In a letter to FDA Commissioner Margaret Hamburg, Markey pointed out that the EPA banned the pesticide lindane from agricultural use in 2006.
Lindane is an organochlorine insecticide, banned in the 1960s and 1970s due to their neurotoxic effects. Several groups have also declared lindane a possible carcinogen, including the International Agency for Research on Cancer (IARC).
After EPA banned lindane from agricultural use, 160 nations also agreed to ban its use, according to Markey's letter. California even nixed lindane as a treatment for lice and scabies in 2002 because of its potential effects on children and on the public water supply.
Sidney Wolfe, MD, of the consumer and health advocacy group Public Citizen, said his organization first called for a halt of pharmaceutical lindane use 37 years ago.
FDA Continues to Allow Lindane use for Head Lice Treatment
"Despite these actions and the known danger that lindane poses to human health, the FDA continues to allow the use of this insecticide as a treatment for head lice in children," according to Markey.
Although shampoos with lindane are FDA approved for the treatment of head lice, lindane is not listed as an approved therapy on the FDA's webpage on treating head lice, and the CDC webpage notes that the FDA doesn't recommend lindane as a first-line therapy for the treatment of head lice. The American Academy of Pediatrics also does not recommend shampoos with lindance as a treatment for head lice.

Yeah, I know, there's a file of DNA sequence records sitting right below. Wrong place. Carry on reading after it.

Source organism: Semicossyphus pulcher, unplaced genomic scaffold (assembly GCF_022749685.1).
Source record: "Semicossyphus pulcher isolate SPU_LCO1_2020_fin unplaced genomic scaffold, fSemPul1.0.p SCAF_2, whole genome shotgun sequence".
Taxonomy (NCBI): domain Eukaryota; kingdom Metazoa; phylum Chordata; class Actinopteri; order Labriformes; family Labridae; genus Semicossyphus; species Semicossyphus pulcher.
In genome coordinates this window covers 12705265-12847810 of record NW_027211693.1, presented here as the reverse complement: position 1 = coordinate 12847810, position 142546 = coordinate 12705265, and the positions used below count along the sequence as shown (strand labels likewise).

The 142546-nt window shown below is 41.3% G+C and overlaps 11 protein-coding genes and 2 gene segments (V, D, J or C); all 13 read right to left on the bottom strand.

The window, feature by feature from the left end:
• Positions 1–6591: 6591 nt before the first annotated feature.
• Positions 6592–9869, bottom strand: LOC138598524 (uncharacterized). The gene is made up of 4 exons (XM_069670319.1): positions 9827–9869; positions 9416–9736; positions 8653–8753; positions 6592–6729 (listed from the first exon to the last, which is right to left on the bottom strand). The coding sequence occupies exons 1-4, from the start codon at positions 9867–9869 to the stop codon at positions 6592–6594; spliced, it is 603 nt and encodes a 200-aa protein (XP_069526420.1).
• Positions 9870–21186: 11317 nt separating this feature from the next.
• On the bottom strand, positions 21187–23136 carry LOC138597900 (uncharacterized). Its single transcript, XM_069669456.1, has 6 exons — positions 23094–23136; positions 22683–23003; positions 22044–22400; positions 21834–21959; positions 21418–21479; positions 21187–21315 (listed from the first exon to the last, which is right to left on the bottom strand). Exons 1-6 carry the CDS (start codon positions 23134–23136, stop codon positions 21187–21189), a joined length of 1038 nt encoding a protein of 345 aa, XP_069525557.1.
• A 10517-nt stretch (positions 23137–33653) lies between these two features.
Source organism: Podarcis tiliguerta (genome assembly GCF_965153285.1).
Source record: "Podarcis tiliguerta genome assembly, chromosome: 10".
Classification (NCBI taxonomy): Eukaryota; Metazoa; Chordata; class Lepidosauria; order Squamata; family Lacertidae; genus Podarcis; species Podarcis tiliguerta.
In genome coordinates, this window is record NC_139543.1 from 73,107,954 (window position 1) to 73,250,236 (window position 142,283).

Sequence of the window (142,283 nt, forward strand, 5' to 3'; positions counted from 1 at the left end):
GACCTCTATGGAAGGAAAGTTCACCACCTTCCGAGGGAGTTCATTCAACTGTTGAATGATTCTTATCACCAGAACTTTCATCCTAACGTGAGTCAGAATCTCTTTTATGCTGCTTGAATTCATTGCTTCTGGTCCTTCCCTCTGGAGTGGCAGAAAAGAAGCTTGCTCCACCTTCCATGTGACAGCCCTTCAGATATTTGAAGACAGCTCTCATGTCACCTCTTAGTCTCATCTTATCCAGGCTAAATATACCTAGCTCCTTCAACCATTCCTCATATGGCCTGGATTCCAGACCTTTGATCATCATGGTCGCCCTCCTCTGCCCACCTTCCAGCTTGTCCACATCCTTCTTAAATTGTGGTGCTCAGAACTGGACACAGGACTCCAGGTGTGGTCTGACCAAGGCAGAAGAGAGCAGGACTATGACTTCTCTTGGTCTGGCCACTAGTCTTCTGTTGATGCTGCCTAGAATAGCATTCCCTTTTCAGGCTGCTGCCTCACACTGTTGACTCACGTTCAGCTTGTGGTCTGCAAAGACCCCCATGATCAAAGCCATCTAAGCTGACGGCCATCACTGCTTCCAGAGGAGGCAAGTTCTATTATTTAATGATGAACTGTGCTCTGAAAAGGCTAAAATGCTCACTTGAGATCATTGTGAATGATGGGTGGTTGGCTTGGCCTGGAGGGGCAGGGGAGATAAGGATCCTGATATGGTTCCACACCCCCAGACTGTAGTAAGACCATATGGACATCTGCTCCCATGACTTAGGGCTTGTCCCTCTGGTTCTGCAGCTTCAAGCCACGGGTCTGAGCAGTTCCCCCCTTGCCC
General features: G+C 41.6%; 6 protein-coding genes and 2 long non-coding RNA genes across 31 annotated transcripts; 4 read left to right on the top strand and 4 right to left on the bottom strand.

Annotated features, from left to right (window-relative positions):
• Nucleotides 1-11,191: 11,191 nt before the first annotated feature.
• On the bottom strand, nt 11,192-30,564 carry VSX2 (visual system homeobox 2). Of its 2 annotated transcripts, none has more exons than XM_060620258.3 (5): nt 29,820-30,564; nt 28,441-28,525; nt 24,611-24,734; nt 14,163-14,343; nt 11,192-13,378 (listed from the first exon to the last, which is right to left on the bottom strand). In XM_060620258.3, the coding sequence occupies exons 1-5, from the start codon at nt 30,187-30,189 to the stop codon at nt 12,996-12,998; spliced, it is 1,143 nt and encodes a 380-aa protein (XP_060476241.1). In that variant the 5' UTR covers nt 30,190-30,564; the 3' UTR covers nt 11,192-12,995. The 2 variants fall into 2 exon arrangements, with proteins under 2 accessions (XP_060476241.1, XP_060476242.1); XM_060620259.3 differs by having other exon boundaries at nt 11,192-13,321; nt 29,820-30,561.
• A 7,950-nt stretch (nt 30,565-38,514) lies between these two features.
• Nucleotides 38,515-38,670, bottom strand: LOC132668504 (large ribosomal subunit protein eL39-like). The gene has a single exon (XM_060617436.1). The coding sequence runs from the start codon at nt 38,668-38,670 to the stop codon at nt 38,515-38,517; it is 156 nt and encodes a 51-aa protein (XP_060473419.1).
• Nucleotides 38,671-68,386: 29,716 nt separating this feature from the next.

Instead, the CDC and FDA recommend over-the-counter pyrethrins or prescription malathion or benzyl alcohol lotions for the treatment of head lice. However the FDA still discusses how to use lindane shampoos for the treatment of head lice.
The FDA recommends only a single treatment with Lindane. This is because of the risk of serious side effects and even death when Lindane is applied too early the second time.
"It's inexcusable that there's such a double standard," according to Wolfe. "Lindane banned by the EPA, yet it's allowed by the FDA. We shouldn't be selling potent toxins that are too dangerous to be used as pesticides."
In his letter, Markey asks FDA to address eight issues, including an assessment of the chemical's long-term effects on children and whether it has had any environmental impact from being poured down drains.